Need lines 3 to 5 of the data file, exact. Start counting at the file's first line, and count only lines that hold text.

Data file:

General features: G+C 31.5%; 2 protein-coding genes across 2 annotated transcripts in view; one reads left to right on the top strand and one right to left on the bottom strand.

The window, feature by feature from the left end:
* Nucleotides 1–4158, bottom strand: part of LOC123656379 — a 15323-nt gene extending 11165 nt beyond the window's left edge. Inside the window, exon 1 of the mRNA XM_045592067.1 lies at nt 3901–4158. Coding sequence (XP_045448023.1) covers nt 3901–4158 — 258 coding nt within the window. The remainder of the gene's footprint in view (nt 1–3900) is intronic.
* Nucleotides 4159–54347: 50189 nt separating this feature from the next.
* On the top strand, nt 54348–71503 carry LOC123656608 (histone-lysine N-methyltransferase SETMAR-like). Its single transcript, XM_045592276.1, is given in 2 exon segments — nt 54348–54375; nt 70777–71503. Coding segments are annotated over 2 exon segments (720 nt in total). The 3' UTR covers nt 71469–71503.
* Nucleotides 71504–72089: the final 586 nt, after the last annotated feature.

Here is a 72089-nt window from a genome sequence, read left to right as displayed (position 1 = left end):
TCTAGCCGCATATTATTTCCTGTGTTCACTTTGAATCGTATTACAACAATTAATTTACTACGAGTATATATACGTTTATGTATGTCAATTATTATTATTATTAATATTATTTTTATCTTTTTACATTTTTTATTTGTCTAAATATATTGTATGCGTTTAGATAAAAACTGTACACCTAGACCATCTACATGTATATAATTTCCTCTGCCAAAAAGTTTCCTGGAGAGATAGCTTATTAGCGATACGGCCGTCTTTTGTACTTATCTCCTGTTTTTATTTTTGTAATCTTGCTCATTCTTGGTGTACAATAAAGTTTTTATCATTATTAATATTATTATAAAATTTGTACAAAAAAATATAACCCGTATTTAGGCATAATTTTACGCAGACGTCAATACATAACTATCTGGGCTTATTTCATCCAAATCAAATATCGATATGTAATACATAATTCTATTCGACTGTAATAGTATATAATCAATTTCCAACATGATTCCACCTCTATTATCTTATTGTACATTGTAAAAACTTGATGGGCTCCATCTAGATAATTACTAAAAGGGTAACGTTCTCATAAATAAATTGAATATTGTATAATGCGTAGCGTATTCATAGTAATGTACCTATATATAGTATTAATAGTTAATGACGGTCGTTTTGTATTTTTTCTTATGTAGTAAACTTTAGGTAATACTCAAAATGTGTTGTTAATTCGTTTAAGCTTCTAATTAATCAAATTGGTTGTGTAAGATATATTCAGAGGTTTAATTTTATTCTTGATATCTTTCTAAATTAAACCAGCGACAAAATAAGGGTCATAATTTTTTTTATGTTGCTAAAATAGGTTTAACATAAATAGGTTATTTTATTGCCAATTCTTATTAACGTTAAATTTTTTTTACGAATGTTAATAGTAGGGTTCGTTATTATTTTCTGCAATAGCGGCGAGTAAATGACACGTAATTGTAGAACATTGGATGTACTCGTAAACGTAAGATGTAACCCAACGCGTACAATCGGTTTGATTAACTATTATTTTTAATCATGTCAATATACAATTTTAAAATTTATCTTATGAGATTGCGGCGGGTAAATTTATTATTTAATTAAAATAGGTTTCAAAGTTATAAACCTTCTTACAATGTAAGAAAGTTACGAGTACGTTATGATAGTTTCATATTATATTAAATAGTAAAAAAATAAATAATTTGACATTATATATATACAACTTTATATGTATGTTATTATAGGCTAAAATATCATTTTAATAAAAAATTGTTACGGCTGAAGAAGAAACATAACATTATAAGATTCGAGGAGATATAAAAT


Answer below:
* Nucleotides 1–4158, bottom strand: part of LOC123656379 — a 15323-nt gene extending 11165 nt beyond the window's left edge. Inside the window, exon 1 of the mRNA XM_045592067.1 lies at nt 3901–4158. Coding sequence (XP_045448023.1) covers nt 3901–4158 — 258 coding nt within the window. The remainder of the gene's footprint in view (nt 1–3900) is intronic.
* Nucleotides 4159–54347: 50189 nt separating this feature from the next.
* On the top strand, nt 54348–71503 carry LOC123656608 (histone-lysine N-methyltransferase SETMAR-like). Its single transcript, XM_045592276.1, is given in 2 exon segments — nt 54348–54375; nt 70777–71503. Coding segments are annotated over 2 exon segments (720 nt in total). The 3' UTR covers nt 71469–71503.